I was on a second date the other day, when my date said something that almost knocked me to my knees.

We were at a gallery opening, the kind of event less about the art itself than the scene: free wine and cheese, a DJ spinning trendy, Euro-trash EDM, and enough goodlooking people to keep everyone talking about everyone else. After we discussed the paintings for a while, I seized the opportunity to ask the guy I was with one of my favorite questions:

“What’s your type?”

I like to do this for several reasons. One, it’s just an interesting question. Two, I like to see whether a guy gets uncomfortable at my suggestion that he would be attracted to people other than just me, and what he does with that. Finally, I like to see whether he attempts to woo or flatter me by describing his type as a woman who looks just like me.

In other words, I want to see whether he’ll lie.

This guy immediately looked around with interest, which I appreciated, since the question was also an obvious call to scan the room and see who he’d bang if I weren’t there. He then described his type as usually being tall, lithe brunettes, of which there were pretty much none in the room (and also happens to be a description that’s pretty much the opposite of me). He ended the exchange by gazing at me and saying something to the effect of how he was happy to be there with me, and did I need another drink?

Doesn’t really get better than that.

Except that when he came back with my drink, he turned things around. “So,” he said, sipping his microbrew. “What’s your type?”

I paused. I wasn’t threatened in the least that I wasn’t a tall, lithe brunette; I know enough to know that even if I’m not someone’s ‘type,’ I can still be attractive to him. It’s just a type, not a mold. But I had a feeling he’d be threatened that he wasn’t my type. I didn’t want to hurt his feelings, but I wanted to be honest.

So there was the question, hanging in the air.

And there I was, hanging on the other side of it.

Finally, I took a deep breath and told the truth. Just the teensiest bit guiltily, I said, “Jocks. Jocks are my type.”


He laughed (he wasn’t really a jock).

“Jocks who can talk about feelings,” I clarified. “You know … communicative, self-aware jocks.”

He laughed again, then:

“So you’re willing to compromise on the jock part, right?”

Whoo. I felt the room spin a little bit. Then I almost put my hands on my knees to keep from collapsing. Because this comment, this remark that seemed so innocuous, confirmed all my nastiest fears, all my most convincing, disheartening, and demoralizing beliefs about what is possible when it comes to me and men.

Worse still, after a short moment of the smile being suddenly and completely wiped from my face, I actually agreed with him.

“Yeah…” I said. “If it came down to it … that’s what I’d compromise on.”

But even as I said it, a part of me died inside.



If I had to choose – if, at some point in my life, it really did come down to selecting a mate that was fuckable versus relationship-able, I would pick the latter. And there’s a large part of me that believes that’s what I’ll end up with: a wonderful man who can provide what I need on an emotional/intellectual level, but doesn’t actually turn me on.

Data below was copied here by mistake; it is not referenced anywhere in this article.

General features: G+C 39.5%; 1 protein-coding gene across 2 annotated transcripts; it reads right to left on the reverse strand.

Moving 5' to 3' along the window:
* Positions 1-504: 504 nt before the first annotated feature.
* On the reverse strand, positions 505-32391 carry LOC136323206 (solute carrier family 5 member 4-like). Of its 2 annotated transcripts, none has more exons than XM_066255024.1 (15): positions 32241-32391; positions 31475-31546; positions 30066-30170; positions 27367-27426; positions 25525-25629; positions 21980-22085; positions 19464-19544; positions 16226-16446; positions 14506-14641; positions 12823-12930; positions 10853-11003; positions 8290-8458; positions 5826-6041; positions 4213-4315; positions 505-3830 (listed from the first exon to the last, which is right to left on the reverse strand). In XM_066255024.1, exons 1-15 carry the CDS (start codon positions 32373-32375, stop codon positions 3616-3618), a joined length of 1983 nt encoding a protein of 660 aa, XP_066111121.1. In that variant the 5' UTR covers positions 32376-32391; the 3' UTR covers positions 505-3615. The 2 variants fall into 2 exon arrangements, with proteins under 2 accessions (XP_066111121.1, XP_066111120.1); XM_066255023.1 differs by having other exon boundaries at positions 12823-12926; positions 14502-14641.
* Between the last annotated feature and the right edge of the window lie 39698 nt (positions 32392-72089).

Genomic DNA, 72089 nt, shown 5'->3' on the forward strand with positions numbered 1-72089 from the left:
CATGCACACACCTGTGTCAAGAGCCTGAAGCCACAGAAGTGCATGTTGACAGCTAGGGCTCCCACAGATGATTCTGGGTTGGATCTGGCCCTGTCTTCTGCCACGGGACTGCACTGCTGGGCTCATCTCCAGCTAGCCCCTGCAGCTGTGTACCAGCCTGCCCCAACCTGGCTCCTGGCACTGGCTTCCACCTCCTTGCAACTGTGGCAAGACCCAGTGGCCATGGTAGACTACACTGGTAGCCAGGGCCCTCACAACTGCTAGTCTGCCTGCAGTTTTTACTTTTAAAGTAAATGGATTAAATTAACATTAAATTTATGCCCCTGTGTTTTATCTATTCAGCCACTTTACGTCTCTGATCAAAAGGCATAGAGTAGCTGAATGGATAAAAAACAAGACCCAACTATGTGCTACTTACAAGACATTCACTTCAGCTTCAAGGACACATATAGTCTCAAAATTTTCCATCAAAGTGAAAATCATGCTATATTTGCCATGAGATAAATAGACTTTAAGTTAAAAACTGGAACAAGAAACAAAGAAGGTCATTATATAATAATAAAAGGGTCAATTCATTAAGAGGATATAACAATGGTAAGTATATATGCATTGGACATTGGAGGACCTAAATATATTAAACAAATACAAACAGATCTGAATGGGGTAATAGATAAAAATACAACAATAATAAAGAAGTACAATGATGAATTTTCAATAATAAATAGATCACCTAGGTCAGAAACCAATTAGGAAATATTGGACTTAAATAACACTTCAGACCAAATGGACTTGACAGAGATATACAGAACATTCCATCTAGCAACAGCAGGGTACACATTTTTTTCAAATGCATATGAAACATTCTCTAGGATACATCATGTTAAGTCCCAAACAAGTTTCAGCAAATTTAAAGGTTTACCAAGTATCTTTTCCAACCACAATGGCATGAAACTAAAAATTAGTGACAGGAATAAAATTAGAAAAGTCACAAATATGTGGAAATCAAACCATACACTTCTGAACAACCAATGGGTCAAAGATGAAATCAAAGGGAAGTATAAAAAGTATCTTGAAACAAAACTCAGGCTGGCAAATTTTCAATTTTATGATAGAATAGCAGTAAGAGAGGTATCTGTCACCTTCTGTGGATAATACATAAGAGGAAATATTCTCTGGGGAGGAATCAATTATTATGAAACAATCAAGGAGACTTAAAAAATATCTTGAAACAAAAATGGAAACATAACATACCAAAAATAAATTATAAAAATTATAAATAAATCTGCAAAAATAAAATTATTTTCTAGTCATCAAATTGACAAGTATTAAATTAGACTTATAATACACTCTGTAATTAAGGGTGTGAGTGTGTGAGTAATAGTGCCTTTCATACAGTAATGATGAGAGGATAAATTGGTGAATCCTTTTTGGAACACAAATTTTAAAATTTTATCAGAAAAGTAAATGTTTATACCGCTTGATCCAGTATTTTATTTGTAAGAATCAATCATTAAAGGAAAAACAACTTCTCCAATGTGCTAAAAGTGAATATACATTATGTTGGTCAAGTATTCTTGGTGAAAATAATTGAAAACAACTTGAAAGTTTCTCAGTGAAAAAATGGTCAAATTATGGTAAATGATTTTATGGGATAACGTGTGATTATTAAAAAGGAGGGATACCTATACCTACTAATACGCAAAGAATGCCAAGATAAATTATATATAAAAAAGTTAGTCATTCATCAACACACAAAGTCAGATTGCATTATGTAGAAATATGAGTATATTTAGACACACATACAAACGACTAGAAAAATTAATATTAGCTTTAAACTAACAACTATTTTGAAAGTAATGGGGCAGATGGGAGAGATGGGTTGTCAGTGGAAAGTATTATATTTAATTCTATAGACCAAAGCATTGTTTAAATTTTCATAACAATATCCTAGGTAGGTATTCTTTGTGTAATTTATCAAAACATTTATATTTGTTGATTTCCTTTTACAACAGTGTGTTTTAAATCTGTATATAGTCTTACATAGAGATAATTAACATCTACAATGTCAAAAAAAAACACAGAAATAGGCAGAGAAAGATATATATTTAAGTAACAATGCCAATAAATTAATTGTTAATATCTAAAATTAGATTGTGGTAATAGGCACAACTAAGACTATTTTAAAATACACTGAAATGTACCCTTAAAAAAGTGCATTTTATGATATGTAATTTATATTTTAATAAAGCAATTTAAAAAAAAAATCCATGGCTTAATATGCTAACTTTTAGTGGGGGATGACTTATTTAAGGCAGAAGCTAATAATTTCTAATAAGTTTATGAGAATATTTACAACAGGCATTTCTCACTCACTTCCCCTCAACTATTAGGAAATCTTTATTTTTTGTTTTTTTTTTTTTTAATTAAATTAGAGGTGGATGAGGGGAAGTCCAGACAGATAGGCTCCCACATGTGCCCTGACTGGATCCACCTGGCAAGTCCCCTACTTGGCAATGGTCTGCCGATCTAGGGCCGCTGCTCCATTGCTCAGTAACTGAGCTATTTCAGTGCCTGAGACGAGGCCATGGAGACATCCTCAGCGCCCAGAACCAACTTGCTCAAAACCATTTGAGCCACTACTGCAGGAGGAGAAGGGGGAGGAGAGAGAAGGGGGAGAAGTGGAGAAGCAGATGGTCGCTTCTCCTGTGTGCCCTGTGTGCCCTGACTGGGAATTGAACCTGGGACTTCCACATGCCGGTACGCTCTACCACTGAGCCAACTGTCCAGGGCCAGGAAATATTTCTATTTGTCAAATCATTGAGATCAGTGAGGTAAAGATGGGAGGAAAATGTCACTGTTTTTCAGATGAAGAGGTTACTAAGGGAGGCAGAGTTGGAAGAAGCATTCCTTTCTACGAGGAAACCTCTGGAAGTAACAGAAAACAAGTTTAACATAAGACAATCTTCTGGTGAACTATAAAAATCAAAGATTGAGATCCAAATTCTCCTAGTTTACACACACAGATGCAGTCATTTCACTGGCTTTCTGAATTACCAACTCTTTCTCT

But if I’m honest with myself about what I really want, it’s all that stuff plus a hard body. I can’t help it – I like muscles. I like guys that work out, the kinds of men who lift and run and used to be on rugby teams or football teams or do martial arts or played lacrosse. My whole body responds to a man I know can flip me about without even thinking about it, can fuck for hours standing up, holding me up while I straddle him with my arms around his neck.


But I also really want someone who knows how he feels and can express that. Who is grounded and present. Who doesn’t get defensive when we talk about our relationship and his part in it (and who’s actually into the prospect of being in a relationship). Who can hang when I talk about the nature of the universe. Who actually forwards me articles about relationships (or at least responds thoughtfully when I send them to him).

The problem is, I almost always meet dudes who are either/or. They’re either sensitive new age types in tune with and expressive of their feelings, all about learning about relationships and how to be with women, but who I’d never fuck in a zillion years. Or they’re bro-y jocks I’d love to bang, but who I strongly doubt would be able to actually work through conflict in a relationship. I also question whether they’d know how to listen to me truly madly deeply, which is how I fall in love.

It wasn’t until that moment that I truly grasped the extent to which I believed that at some point, someday, I will be forced to give up this very real desire for a partner that has both. There’s a part of me that truly believes that on some unnamed date in the future, I will have to give up, admit defeat, and voluntarily kill my own dream.

In fact, the whole thing left me so distraught that I eventually left his place, later that night, literally in tears. I begged off, saying I was overwhelmed by life events, but really it was that one comment:

“So you’re willing to compromise on the jock part, right?”

Stay tuned for Part II…





1 Comment

  1. Q Reply

    I saw this run across my Facebook feed and the little description beneath caught my attention. I’m happy i read the whole thing. The thought that your “dream” will have to dissolve in favor of more “realistic” men interests me. From my male perspective i certainly experience the same sense of scarcity of women with hard bodies who are primally in touch yet just as well versed in communication and sensitivity. This deserves a bookmark!

Leave a Response

Time limit is exhausted. Please reload the CAPTCHA.